In Ethiopia, about 60 per cent of farming households operate less than one hectare of land each and employ rudimentary cultivation methods. Many of those farms are split into spatially separated plots, a phenomenon known as land fragmentation.
Fragmentation of farmland makes farming less effective and affects farmers’ ability to sustainably manage their land. In search of solutions, TMG Research has explored the potential of voluntary land consolidation through engagement with different stakeholders.
Discussions with community members from the highlands of Amhara led to explorations of land consolidation for an agricultural transformation in Ethiopia. In this region, over 70 per cent of the plots were found to be smaller than 0.3 hectares on average. Farmers worked up to 15 plots.
Though there is currently no nation-wide programmatic initiative to promote voluntary land consolidation (VLC) among the country’s over 13 million farm households, the federal land laws and Amhara National Regional State’s regulations encourage farmers to voluntarily consolidate their farmland. However, the regulations lack the necessary details in terms of guiding principles and procedures on how to implement VLC.
In the sites studied, more than 75 per cent of farm households underscored the adverse effects of fragmentation. Farmland fragmentation has repercussions on farm inputs management, farm monitoring, and timely harvesting of produce. For example, farmers with fragmented and scattered plots run a higher risk of losing their harvest to wild animals, as their farm plots are too far away for them to regularly check on them.
To overcome the challenges of land fragmentation, farmers discussed ideas of exchanging their plots to consolidate their farmland. However, in the past, most farmers were reluctant to do so due to substantial soil fertility and productivity differences between individual fields. Over the years farm plots have exhibited similar fertility status due to increased soil degradation and decreased soil productivity. These situations combined with other factors have made farmers appear more open to the idea of land consolidation. The two major perceived benefits echoed by all the farmers during the community consultation were a reduction in amount of time and labour for farm management and the potential that VLC holds to improve farmland through soil fertility improvement techniques.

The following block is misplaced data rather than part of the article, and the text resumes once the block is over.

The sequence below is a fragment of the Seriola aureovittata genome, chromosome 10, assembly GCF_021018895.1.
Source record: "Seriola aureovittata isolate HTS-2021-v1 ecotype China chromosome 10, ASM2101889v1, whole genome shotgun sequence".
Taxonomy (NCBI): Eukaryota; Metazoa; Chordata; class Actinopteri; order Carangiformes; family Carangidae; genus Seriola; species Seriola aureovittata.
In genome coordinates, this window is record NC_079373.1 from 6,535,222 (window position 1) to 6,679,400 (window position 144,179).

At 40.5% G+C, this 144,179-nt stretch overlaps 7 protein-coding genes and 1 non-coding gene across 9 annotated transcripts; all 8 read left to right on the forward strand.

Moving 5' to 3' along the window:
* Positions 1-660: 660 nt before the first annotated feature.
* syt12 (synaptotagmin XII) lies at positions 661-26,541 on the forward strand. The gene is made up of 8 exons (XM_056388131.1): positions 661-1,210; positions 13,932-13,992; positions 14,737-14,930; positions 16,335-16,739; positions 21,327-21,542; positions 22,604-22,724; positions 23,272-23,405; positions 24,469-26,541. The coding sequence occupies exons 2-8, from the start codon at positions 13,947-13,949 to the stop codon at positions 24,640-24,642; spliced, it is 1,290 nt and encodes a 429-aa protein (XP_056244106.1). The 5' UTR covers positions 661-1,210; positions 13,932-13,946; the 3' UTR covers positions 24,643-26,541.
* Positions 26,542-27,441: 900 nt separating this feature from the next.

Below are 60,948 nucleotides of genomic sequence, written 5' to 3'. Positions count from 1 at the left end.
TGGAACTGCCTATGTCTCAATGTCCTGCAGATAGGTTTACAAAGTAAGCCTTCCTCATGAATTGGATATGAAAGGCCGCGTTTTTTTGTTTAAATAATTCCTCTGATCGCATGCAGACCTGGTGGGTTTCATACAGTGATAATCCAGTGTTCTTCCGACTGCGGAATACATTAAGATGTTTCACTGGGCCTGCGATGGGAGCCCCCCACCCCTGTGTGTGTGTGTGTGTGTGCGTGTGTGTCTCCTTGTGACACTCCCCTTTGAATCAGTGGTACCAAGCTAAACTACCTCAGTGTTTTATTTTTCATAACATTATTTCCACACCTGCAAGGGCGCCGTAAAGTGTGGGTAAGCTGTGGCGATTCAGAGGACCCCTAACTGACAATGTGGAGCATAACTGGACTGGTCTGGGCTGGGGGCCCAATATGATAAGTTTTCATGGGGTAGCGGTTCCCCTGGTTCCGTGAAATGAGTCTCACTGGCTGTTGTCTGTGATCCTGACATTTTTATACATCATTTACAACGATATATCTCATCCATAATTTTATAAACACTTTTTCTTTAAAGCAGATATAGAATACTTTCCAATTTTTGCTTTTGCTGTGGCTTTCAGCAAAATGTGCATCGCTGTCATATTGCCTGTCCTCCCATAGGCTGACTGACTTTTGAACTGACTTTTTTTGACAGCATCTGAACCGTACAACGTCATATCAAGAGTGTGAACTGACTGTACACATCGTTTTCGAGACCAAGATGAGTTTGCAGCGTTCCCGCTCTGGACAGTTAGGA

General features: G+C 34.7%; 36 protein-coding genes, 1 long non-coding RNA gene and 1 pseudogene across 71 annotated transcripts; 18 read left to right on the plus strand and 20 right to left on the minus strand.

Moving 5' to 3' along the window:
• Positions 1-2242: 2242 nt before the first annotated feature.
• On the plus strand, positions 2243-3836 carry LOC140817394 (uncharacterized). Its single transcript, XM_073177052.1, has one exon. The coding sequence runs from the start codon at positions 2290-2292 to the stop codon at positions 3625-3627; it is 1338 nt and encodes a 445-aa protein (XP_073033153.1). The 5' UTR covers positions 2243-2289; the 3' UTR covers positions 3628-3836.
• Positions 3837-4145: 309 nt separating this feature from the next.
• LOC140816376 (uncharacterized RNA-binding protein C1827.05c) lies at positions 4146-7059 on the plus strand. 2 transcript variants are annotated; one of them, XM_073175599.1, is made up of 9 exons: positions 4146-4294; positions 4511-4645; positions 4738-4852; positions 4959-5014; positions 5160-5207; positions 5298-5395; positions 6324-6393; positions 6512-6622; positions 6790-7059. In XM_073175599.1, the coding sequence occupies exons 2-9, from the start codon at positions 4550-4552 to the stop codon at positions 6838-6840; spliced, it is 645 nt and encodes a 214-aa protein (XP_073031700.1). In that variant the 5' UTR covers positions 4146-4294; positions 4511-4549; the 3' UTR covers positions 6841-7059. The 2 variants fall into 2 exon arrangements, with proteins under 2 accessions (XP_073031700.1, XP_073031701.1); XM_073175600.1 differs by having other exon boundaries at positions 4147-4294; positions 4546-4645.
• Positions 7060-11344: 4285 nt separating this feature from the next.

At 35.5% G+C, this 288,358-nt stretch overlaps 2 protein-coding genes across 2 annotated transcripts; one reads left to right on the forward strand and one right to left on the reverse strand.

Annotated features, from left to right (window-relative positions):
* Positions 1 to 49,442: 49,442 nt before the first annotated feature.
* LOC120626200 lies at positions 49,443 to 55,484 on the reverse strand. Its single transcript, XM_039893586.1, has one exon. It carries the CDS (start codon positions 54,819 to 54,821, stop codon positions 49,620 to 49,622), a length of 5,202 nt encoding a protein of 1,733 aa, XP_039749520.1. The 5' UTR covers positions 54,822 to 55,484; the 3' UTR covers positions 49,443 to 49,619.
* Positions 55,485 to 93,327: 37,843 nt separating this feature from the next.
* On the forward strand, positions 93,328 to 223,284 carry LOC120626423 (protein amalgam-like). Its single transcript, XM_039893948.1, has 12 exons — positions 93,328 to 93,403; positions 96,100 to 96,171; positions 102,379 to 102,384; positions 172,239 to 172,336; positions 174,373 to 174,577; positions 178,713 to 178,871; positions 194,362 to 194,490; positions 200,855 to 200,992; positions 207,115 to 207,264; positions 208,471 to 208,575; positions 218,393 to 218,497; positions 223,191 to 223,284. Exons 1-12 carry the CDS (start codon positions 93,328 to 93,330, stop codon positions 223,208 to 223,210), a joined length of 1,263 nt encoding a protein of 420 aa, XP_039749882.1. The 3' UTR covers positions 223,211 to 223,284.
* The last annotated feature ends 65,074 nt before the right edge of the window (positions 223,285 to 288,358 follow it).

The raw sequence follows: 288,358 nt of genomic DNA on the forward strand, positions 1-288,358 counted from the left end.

In some cases, farmers have already started swapping their plots with the general aim of facilitating their farming operations. The specifics may vary from place to place. These self-initiatives need to be used as momentum to promote VLC within the rural area where fragmentation is considered a big challenge.
The outcomes of these discussions with farmers gave impetus to float the VLC idea with the Ministry of Agriculture and international development partners. The government of Ethiopia is now putting VLC high on its policy agenda and preparing, in collaboration with development partners, to pilot VLC in selected woredas (districts) and refine the regulations surrounding it.
Experts agree that if VLC is done based on the principles of participation and inclusivity, it holds a lot of potential for the future of agriculture in Ethiopia. In their view, VLC allows farmers to optimise their farmland structure, farm more efficiently, and apply SLM practices more effectively. In sum, VLC can increase the long-term sustainability of smallholder farming. The experts underlined that although the land consolidation policy was adopted during the socialist era, its implementation was problematic. What was meant to be a voluntary process ended up being obligatory and forced. In order to translate VLC into action farmers need to be actively involved in the entire process—from initiation to implementation and assessment of the impacts of VLC on their farming practices.
The community consultation sessions revealed three major challenges to VLC. They concern the question of how to valuate and account for such differences as in farmland fertility, degree of farmland slope, and distance to settlement sites. To address these issues, farmers suggested creating locally agreed land consolidation zones based on soil fertility status, irrigation infrastructure, and predominant crops. In addition, farmers emphasised the need for repeated events to raise awareness and clarify issues through combined use of local and scientific knowledge.
Voluntary land consolidation can be a policy instrument to address the challenges of subsistence agriculture in Ethiopia. Among other things, land consolidation can lead to improved agricultural productivity and management of natural resources. However, despite its potential, there have been few policy discussions or pilot projects on VLC.
The successful initiation and implementation of VLC requires concerted efforts from different stakeholders to move the process forward. Genuine engagement and dialogue with farmers is essential to successfully pilot voluntary land consolidation and further develop implementation modalities. At the same time, the participants must represent different segments of the community: from farmers to rural land administration experts, policy makers and international development partners. The lessons learnt from project implementation can, in turn, guide policy dialogues and refinement of regulations related to land consolidation.
Exploring voluntary land consolidation as an instrument to tackle one important SLM adoption challenge – land fragmentation: insights and recommendations on a way forward from TMG’s work in Ethiopia.